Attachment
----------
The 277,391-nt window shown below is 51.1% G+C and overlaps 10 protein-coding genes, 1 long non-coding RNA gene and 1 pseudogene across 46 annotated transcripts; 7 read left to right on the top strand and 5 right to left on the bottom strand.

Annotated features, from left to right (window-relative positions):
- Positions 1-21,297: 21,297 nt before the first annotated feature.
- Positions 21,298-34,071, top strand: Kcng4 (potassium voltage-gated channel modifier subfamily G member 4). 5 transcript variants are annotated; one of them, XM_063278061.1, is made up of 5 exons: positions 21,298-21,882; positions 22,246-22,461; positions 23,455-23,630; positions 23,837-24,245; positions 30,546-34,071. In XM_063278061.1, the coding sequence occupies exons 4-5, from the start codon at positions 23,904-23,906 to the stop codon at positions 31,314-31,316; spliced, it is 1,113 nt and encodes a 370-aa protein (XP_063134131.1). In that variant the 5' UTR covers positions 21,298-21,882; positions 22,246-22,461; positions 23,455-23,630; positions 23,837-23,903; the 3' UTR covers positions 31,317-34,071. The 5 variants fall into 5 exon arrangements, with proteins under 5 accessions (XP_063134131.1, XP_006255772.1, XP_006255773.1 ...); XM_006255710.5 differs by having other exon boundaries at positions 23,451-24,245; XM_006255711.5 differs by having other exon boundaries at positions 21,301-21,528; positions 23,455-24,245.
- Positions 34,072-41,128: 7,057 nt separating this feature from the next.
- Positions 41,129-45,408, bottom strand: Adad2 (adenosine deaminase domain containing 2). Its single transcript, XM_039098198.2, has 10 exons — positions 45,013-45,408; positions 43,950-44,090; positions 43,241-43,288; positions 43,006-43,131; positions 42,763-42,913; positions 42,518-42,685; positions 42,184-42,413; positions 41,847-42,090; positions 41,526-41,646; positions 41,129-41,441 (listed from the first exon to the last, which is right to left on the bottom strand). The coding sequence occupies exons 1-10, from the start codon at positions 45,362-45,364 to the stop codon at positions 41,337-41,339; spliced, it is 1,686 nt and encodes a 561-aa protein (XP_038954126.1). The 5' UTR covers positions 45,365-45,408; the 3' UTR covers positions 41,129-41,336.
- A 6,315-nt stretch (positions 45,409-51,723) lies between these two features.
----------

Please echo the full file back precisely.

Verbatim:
The 277,391-nt window shown below is 51.1% G+C and overlaps 10 protein-coding genes, 1 long non-coding RNA gene and 1 pseudogene across 46 annotated transcripts; 7 read left to right on the top strand and 5 right to left on the bottom strand.

Annotated features, from left to right (window-relative positions):
- Positions 1-21,297: 21,297 nt before the first annotated feature.
- Positions 21,298-34,071, top strand: Kcng4 (potassium voltage-gated channel modifier subfamily G member 4). 5 transcript variants are annotated; one of them, XM_063278061.1, is made up of 5 exons: positions 21,298-21,882; positions 22,246-22,461; positions 23,455-23,630; positions 23,837-24,245; positions 30,546-34,071. In XM_063278061.1, the coding sequence occupies exons 4-5, from the start codon at positions 23,904-23,906 to the stop codon at positions 31,314-31,316; spliced, it is 1,113 nt and encodes a 370-aa protein (XP_063134131.1). In that variant the 5' UTR covers positions 21,298-21,882; positions 22,246-22,461; positions 23,455-23,630; positions 23,837-23,903; the 3' UTR covers positions 31,317-34,071. The 5 variants fall into 5 exon arrangements, with proteins under 5 accessions (XP_063134131.1, XP_006255772.1, XP_006255773.1 ...); XM_006255710.5 differs by having other exon boundaries at positions 23,451-24,245; XM_006255711.5 differs by having other exon boundaries at positions 21,301-21,528; positions 23,455-24,245.
- Positions 34,072-41,128: 7,057 nt separating this feature from the next.
- Positions 41,129-45,408, bottom strand: Adad2 (adenosine deaminase domain containing 2). Its single transcript, XM_039098198.2, has 10 exons — positions 45,013-45,408; positions 43,950-44,090; positions 43,241-43,288; positions 43,006-43,131; positions 42,763-42,913; positions 42,518-42,685; positions 42,184-42,413; positions 41,847-42,090; positions 41,526-41,646; positions 41,129-41,441 (listed from the first exon to the last, which is right to left on the bottom strand). The coding sequence occupies exons 1-10, from the start codon at positions 45,362-45,364 to the stop codon at positions 41,337-41,339; spliced, it is 1,686 nt and encodes a 561-aa protein (XP_038954126.1). The 5' UTR covers positions 45,365-45,408; the 3' UTR covers positions 41,129-41,336.
- A 6,315-nt stretch (positions 45,409-51,723) lies between these two features.